Even though acceptance is growing for LGBT teens, the world isn’t quite changing fast enough: Multiple recent studies show that LGBT teens have less life satisfaction and more depression than their straight peers, in part because so many face harassment.
LGBT teens are more likely to be suspended or expelled from schools, sometimes because they were trying to protect themselves from bullies. Other kids might drop out on their own or switch to a different school in search of a more welcoming environment.
But a recent study published in the Journal of Homosexuality found that gay, bisexual, and lesbian teens who simply switched schools or living situations did not fare as well as their peers who linked up with larger LGBT groups. For the study, the University of Arizona youth development professor Russell Toomey and his co-authors relied on a sample of people in their early 20s who were recruited from LGBT organizations near San Francisco. They examined the correlations between the kinds of strategies the young adults had used to cope with the stress of being a sexual minority in high school and their overall well-being in young adulthood.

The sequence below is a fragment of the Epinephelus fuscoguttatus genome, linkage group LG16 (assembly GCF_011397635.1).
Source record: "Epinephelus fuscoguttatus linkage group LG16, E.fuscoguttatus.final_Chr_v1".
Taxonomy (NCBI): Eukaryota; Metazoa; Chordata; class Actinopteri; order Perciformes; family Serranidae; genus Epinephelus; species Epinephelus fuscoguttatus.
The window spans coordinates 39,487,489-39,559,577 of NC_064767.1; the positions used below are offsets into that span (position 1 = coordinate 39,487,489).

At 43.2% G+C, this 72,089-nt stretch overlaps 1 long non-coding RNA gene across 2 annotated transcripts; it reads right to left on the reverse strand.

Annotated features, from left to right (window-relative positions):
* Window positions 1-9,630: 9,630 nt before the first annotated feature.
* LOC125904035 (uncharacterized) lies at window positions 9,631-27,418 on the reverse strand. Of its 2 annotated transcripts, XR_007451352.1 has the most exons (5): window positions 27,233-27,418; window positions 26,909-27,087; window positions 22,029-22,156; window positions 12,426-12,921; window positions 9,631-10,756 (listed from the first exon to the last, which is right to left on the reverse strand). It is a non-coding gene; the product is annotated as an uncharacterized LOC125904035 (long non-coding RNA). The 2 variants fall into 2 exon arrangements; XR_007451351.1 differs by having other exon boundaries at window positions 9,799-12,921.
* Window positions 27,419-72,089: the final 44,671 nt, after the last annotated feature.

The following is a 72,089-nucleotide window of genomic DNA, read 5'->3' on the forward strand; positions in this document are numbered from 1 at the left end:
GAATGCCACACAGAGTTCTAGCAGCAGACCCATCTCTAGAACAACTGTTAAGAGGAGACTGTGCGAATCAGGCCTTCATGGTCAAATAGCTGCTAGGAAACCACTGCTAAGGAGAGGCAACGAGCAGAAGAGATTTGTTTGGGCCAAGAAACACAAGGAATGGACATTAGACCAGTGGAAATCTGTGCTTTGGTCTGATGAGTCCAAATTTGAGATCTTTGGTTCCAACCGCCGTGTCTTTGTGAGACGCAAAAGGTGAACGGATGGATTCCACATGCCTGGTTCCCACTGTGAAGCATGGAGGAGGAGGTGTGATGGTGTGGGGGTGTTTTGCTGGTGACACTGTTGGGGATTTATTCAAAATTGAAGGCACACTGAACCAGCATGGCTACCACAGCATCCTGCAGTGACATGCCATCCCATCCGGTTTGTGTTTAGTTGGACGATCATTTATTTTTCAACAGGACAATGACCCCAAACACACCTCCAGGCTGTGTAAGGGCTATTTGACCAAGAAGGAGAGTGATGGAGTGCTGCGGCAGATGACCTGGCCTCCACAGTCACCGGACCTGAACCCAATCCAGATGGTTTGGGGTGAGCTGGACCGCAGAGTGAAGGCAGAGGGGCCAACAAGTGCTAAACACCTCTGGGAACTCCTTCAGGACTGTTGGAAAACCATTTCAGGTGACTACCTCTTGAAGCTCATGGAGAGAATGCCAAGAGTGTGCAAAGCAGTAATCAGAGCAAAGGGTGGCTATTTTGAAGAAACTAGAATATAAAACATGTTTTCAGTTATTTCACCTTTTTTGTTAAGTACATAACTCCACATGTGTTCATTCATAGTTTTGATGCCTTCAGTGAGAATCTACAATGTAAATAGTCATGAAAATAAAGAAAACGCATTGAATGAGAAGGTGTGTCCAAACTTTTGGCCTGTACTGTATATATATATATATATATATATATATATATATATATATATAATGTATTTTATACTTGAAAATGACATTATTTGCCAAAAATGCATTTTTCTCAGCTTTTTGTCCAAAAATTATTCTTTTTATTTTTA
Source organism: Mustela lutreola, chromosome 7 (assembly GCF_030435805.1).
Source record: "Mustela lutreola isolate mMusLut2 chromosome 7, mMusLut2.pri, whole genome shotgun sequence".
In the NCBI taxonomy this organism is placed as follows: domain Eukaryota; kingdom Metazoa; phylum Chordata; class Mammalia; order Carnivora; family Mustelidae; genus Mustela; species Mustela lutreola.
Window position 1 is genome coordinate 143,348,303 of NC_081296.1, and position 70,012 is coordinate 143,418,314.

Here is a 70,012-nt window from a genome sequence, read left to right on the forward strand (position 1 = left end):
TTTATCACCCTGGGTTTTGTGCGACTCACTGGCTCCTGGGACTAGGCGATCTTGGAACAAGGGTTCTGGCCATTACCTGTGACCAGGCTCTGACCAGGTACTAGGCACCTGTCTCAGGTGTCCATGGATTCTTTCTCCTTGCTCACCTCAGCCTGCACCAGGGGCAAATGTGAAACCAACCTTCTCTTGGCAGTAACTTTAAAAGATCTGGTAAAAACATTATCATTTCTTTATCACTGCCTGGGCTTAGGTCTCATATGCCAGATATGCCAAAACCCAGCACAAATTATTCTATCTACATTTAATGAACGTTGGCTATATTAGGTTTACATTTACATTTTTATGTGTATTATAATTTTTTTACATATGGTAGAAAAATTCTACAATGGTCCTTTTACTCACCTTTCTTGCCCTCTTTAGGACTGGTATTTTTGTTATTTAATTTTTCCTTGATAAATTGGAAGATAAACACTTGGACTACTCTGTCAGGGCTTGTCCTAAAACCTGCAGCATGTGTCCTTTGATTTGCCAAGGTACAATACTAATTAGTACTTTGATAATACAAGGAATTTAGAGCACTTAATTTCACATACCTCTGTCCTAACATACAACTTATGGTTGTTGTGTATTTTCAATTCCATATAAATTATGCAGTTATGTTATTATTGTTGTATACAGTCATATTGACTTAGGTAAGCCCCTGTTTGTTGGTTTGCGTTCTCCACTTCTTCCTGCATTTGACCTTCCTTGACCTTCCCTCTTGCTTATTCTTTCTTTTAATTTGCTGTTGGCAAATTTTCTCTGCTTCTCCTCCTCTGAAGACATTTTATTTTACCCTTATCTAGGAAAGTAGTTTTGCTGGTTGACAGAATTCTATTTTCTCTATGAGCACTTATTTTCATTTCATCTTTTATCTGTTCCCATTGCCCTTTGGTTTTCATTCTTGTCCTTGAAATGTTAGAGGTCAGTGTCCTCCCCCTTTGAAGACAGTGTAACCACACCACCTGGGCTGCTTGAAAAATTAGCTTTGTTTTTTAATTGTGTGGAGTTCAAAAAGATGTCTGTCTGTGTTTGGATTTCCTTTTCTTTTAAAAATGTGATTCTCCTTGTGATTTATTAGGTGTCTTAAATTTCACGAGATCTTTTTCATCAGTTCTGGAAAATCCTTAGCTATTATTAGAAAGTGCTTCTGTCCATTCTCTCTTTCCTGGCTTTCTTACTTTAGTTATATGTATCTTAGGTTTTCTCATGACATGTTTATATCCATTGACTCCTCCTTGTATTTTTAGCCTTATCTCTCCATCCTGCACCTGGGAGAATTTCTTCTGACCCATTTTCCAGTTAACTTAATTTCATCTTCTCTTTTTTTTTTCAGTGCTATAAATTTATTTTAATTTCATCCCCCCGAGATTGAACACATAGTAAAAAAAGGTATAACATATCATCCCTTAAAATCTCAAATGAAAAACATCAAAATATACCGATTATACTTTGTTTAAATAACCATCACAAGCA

They found that relying on LGBT-friendly organizations for support contributed to greater self-esteem and life satisfaction, and a smaller chance of being depressed or dropping out of high school. Meanwhile, using “alternative seeking” strategies, like switching to a new school, was associated with lower self esteem and life satisfaction, more depression, and a higher likelihood of dropping out of high school. Also ineffective were so-called “cognitive strategies,” in which the teens would try to distract themselves from their stress by becoming socially isolated or simply picturing a better future in adulthood.